Another Walking Tour Around Our Garden Here At Parksville
by Art Drysdale
by Art Drysdale


Art Drysdale, a life-long resident of Toronto and a horticulturist well known all across Canada, is now a resident of Parksville, British Columbia on Vancouver Island, just north of Nanaimo. He has reno-vated an old home and has a new garden there. His radio gardening vignettes are heard in south-western Ontario over radio station Easy 101 FM out of Tillsonburg at 2 PM weekdays.

Art also has his own website at

May 24, 2015

Above, ‘Lee’s Best Purple’ Rhododendron is just starting to come out now—it will be very good this year, and in the distance behind it is Grevillea ‘Cranberrry Gem’ which is still in full bloom; this is how the old Clematis montana ‘Rubens’ looked a little later than this last year; and likewise, this is a shot of our Laburnum as it appeared at this time in 2013; and our Fremontodendron californica is looking gorgeous this year—that’s a lovely Siberian (yellow) Iris in front of the arbor post at the right side behind the Fremontodendron. Below, Enkianthus campanulatus is not well known at all—here it is in full bloom right now; Epimedium franchetii has grown in this garden for well over a decade and I did not know what it was—note the tiny interesting flowers; Cytisus scoparius ‘Lena’ growing near the Strait of Georgia with one of the many cruise ships heading to Alaska going by; and a general shot of the lovely (and controversial) plant. Author photos.



Following up on our tour of the garden in Victoria last week, I thought it was about time I took you on another walkabout of our own garden here in Parksville. First though, if you read last week’s article on either Sunday or Monday, you may wish to take another look at it as I made a slight change in that I was able to identify the one plant about which I was unsure on Saturday when I wrote the item.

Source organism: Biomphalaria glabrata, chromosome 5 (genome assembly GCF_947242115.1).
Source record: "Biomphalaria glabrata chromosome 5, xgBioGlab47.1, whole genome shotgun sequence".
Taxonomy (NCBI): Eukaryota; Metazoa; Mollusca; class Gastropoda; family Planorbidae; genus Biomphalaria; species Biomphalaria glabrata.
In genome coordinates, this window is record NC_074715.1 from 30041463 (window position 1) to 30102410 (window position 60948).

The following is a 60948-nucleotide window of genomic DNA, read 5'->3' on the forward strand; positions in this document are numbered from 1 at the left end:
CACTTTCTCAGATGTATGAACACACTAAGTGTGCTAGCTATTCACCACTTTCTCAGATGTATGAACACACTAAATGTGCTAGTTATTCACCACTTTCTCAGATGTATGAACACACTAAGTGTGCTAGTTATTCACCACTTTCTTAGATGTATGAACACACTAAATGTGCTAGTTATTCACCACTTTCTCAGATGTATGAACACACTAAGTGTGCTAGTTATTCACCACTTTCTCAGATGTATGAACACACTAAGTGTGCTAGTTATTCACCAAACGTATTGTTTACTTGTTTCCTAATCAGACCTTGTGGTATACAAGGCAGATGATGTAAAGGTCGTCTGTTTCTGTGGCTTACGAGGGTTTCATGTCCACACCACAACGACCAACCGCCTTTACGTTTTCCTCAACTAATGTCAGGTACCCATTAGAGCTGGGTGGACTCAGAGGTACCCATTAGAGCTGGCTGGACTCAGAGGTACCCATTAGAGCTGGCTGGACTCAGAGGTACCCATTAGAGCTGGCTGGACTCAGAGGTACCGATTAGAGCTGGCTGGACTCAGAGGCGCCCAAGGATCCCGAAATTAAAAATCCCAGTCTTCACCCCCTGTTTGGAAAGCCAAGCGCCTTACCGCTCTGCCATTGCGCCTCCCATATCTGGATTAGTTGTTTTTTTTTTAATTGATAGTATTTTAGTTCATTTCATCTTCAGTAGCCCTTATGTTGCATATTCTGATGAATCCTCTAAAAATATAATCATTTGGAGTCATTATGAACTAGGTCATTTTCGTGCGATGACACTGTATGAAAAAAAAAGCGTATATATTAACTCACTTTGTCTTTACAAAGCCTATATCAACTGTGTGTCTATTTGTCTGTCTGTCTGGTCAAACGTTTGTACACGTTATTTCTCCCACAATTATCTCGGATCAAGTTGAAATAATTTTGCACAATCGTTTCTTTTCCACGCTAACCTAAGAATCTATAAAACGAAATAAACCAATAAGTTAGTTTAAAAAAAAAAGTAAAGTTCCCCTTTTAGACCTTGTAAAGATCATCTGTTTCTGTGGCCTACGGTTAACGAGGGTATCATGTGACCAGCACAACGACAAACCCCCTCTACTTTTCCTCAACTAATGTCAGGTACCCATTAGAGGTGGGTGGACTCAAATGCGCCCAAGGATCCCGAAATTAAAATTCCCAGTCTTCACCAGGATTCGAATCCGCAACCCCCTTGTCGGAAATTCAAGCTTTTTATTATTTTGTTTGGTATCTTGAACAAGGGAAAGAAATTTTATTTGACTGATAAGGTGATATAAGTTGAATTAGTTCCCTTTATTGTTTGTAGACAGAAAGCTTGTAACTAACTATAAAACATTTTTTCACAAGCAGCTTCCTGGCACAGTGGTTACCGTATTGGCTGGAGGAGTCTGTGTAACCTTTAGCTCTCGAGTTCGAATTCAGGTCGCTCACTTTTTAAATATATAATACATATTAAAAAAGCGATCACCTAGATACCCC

Most of our Rhododendron plants have flowered now, and it is time to cut off the old blooms. We still have our lovely ‘Lee’s Best Purple’ just beginning to flower and our strong pink/red large plant which we moved soon after we bought the house too is just starting to show a little colour. Our yellow-flowered Rhodo was moved into a large pot last year, and it has done fairly well and is just past its best now.

It is almost Clematis time here. Our lovely Montana (C. montana Rubens) looks as if it will be as nice as last year. It`s been in the same slightly shaded spot on the east side of the house since before we bought the house, but it hardly performed at all, until last spring when it got a lot more sun the previous summer due to our having the three Douglas fir trees that shade that whole side of the house pruned about one-third thus allowing a lot more sun to get through.

Several other Clematis are either just beginning to open, or are forming buds right now. I`ll likely use a shot or two the double blue one that grows right near our front door once it is at its best.